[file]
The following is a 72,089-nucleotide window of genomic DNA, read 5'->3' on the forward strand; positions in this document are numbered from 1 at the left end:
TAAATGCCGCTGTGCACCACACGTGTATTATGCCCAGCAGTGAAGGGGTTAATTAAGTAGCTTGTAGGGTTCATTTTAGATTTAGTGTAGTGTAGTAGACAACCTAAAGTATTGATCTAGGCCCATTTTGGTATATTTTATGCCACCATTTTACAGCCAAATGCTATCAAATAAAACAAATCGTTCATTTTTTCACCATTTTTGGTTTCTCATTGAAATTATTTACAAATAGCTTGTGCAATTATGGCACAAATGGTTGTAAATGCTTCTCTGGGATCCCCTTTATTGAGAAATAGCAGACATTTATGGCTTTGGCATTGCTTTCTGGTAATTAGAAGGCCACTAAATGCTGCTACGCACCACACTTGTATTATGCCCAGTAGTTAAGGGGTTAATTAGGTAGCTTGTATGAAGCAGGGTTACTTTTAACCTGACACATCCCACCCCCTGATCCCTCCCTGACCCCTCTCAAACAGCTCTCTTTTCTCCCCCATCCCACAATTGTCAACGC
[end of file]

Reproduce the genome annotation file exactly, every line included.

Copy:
The following is a 72,089-nucleotide window of genomic DNA, read 5'->3' on the forward strand; positions in this document are numbered from 1 at the left end:
TAAATGCCGCTGTGCACCACACGTGTATTATGCCCAGCAGTGAAGGGGTTAATTAAGTAGCTTGTAGGGTTCATTTTAGATTTAGTGTAGTGTAGTAGACAACCTAAAGTATTGATCTAGGCCCATTTTGGTATATTTTATGCCACCATTTTACAGCCAAATGCTATCAAATAAAACAAATCGTTCATTTTTTCACCATTTTTGGTTTCTCATTGAAATTATTTACAAATAGCTTGTGCAATTATGGCACAAATGGTTGTAAATGCTTCTCTGGGATCCCCTTTATTGAGAAATAGCAGACATTTATGGCTTTGGCATTGCTTTCTGGTAATTAGAAGGCCACTAAATGCTGCTACGCACCACACTTGTATTATGCCCAGTAGTTAAGGGGTTAATTAGGTAGCTTGTATGAAGCAGGGTTACTTTTAACCTGACACATCCCACCCCCTGATCCCTCCCTGACCCCTCTCAAACAGCTCTCTTTTCTCCCCCATCCCACAATTGTCAACGC